With the average monthly private sector rent in London topping £1,400, renters are feeling the pinch. London has the dubious honour of being one of the worst cities in the world for housing affordability. The city’s major issue is its consistent failure to build enough homes to meet even its own unambitious housing supply targets.
Its growth outwards is artificially constrained by the Green Belt. This would be better described as an “urban containment zone” as, contrary to what its name suggests, it is not an environmental designation or even necessarily green. And London’s growth upwards is constrained by a sclerotic, unpredictable planning system, where almost every significant development becomes a political battleground. The mayoral candidates are faced with the prickly problem of how to address this.
Unfortunately, they are disappointing all round.
Labour’s Sadiq Khan is almost certain to win, which makes his weak offer all the more depressing. Khan’s main promise has been rent controls. This is quite a remarkable choice, as London Mayors have no power to introduce them – it is a national legislative issue. Khan would have to convince a Conservative government to give him that power – something they are highly unlikely to do.
It is rather cynical for Khan to propose a policy he knows he can’t implement. Presumably he will blame central government when rents fail to come down over his tenure. It is even more cynical when he ignores the powers he does have: Khan has taken a hardline stance on Green Belt release, and has been rebuked by planning inspectors in the past for ignoring the “inescapable conclusion“that it must be reviewed.
Where he does acknowledge the need to build, Khan focuses on council homes. His manifesto boasts that he has built more than in any year since 1984. While true, it ignores the pertinent fact that most social housing is built by housing associations, not councils, so the boast is actually about moving from virtually no council homes to just a few thousand. That is some way off addressing the scale of the crisis, and at least in part due to national government policy removing funding restrictions on council housebuilding anyway.
Shaun Bailey, the Conservative candidate, focuses on homeownership and promises 100,000 homes for £100,000 each. In a city where the average first-time buyer’s deposit exceeds that price, you might find this hard to believe. And you’d be right, because a cursory inspection reveals Bailey actually means that he will develop 100,000 Shared Ownership homes, of which you will be able to buy a £100,000 share. The remainder you will pay rent on, in addition to service charges.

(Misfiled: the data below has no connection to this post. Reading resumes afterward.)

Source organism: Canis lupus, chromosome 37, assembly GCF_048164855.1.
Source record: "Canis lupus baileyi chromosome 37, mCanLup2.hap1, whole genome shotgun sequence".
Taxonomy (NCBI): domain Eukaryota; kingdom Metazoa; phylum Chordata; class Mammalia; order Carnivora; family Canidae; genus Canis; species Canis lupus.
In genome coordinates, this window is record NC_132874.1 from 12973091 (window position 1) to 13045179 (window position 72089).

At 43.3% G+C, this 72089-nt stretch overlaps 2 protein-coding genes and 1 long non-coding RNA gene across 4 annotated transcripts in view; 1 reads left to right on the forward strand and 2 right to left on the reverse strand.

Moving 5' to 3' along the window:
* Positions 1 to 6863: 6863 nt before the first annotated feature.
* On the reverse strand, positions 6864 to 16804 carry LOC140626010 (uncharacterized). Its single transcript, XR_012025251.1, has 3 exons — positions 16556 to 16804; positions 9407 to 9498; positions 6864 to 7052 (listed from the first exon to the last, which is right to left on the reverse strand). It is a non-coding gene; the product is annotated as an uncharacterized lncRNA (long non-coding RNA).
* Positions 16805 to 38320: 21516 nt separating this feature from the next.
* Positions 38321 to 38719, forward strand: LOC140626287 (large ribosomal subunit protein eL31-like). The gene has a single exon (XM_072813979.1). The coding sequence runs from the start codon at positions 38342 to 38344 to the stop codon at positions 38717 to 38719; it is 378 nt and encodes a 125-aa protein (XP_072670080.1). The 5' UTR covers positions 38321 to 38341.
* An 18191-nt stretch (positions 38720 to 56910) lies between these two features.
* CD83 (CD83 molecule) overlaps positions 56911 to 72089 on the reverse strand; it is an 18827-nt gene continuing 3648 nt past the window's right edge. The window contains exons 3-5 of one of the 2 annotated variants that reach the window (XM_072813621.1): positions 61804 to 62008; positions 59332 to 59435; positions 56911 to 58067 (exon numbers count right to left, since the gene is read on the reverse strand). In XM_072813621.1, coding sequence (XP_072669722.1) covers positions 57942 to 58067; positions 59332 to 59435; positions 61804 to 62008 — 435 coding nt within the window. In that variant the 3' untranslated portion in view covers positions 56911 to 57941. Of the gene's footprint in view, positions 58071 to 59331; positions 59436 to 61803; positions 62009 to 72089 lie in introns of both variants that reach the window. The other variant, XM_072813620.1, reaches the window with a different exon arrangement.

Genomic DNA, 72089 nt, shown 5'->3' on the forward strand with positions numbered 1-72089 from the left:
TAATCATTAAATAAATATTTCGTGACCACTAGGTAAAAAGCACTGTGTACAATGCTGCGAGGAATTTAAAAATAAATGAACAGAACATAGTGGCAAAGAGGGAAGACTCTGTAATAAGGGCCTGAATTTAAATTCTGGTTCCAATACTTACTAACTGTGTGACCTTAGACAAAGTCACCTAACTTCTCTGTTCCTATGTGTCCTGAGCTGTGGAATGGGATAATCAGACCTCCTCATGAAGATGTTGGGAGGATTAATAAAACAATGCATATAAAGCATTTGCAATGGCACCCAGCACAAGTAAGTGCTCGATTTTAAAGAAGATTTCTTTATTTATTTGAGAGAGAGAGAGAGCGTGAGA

This is no different form the scheme as it already exists in London – one famously riddled with problems. The only difference is that Bailey says he will build more of them. He does not even try to explain how he will fund or enable this. And Tory has spent much of his campaign endorsing NIMBY campaigns across the city, so some scepticism is reasonable.
Similarly to Khan, Green Party candidate Siân Berry focuses on promises that aren’t within the Mayor’s current remit, like evictions, housing benefit, and, like him, rent controls. Her manifesto does not address the systemic issues of land release or planning. In fact, Berry dedicates an entire page of her manifesto to preservation of the Green Belt, with no recognition of its impact on our total failure to build enough homes.
Liberal Democrat Luisa Porritt doesn’t address the systemic problems either, but does suggest converting offices that are left empty into flats. This is not a bad idea in itself. But central government has already taken steps to make such conversions possible, with more in the pipeline. And like the others, Porritt fails to address the broader problems.
Interestingly, all of the major candidates expressed an interest in setting up a City Hall-owned property development company. There’s nothing wrong with this idea: it could help to bring forward public land, and having a range of developers in the market means healthy competition. But it does raise the question of whether said property developer will encounter the same problems that all the others do: land values massively inflated by artificial constraints like the Green Belt, a broken planning system, and NIMBY backlashes.
So, a call to action. The mayoral candidates should state:
- How many homes will they build in total.
- What tenures will those homes be.
- Where will those homes be built and how will they counter local resistance.
- How will they fund their affordable housing plans within the existing budget levels, or how will they secure additional funding.
- Which policies will ensure these homes are brought forward.
Until then, it’s more of the same for London’s beleaguered renters.
Anya Martin is director of PricedOut, England’s campaign for housing affordability. PricedOut calls for action from government to build more homes and reduce the cost of decent housing.
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